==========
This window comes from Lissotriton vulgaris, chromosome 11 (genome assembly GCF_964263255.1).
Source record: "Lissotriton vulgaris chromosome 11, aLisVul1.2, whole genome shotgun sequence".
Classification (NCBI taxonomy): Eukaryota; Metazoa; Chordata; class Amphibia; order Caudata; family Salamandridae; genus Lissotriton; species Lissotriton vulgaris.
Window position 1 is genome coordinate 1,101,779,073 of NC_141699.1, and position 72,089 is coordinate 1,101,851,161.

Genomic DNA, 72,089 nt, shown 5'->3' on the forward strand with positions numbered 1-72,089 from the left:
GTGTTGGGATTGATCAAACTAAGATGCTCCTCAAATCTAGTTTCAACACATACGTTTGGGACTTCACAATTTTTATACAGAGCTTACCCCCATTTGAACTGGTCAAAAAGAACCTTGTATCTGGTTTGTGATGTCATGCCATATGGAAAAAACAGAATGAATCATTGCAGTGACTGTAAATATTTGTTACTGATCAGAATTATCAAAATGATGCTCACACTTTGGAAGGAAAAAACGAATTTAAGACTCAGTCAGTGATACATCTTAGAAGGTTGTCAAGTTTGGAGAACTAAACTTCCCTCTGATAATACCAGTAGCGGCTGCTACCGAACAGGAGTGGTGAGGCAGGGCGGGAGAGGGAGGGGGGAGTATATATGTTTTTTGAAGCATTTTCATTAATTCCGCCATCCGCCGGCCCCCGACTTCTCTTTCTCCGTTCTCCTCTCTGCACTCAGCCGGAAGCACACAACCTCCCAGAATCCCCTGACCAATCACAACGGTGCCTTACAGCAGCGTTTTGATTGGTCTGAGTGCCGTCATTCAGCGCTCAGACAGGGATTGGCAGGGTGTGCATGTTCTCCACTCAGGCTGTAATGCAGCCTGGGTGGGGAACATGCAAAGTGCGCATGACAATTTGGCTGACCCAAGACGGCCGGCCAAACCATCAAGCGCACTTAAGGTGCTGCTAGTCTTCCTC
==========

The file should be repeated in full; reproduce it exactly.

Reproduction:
This window comes from Lissotriton vulgaris, chromosome 11 (genome assembly GCF_964263255.1).
Source record: "Lissotriton vulgaris chromosome 11, aLisVul1.2, whole genome shotgun sequence".
Classification (NCBI taxonomy): Eukaryota; Metazoa; Chordata; class Amphibia; order Caudata; family Salamandridae; genus Lissotriton; species Lissotriton vulgaris.
Window position 1 is genome coordinate 1,101,779,073 of NC_141699.1, and position 72,089 is coordinate 1,101,851,161.

Genomic DNA, 72,089 nt, shown 5'->3' on the forward strand with positions numbered 1-72,089 from the left:
GTGTTGGGATTGATCAAACTAAGATGCTCCTCAAATCTAGTTTCAACACATACGTTTGGGACTTCACAATTTTTATACAGAGCTTACCCCCATTTGAACTGGTCAAAAAGAACCTTGTATCTGGTTTGTGATGTCATGCCATATGGAAAAAACAGAATGAATCATTGCAGTGACTGTAAATATTTGTTACTGATCAGAATTATCAAAATGATGCTCACACTTTGGAAGGAAAAAACGAATTTAAGACTCAGTCAGTGATACATCTTAGAAGGTTGTCAAGTTTGGAGAACTAAACTTCCCTCTGATAATACCAGTAGCGGCTGCTACCGAACAGGAGTGGTGAGGCAGGGCGGGAGAGGGAGGGGGGAGTATATATGTTTTTTGAAGCATTTTCATTAATTCCGCCATCCGCCGGCCCCCGACTTCTCTTTCTCCGTTCTCCTCTCTGCACTCAGCCGGAAGCACACAACCTCCCAGAATCCCCTGACCAATCACAACGGTGCCTTACAGCAGCGTTTTGATTGGTCTGAGTGCCGTCATTCAGCGCTCAGACAGGGATTGGCAGGGTGTGCATGTTCTCCACTCAGGCTGTAATGCAGCCTGGGTGGGGAACATGCAAAGTGCGCATGACAATTTGGCTGACCCAAGACGGCCGGCCAAACCATCAAGCGCACTTAAGGTGCTGCTAGTCTTCCTC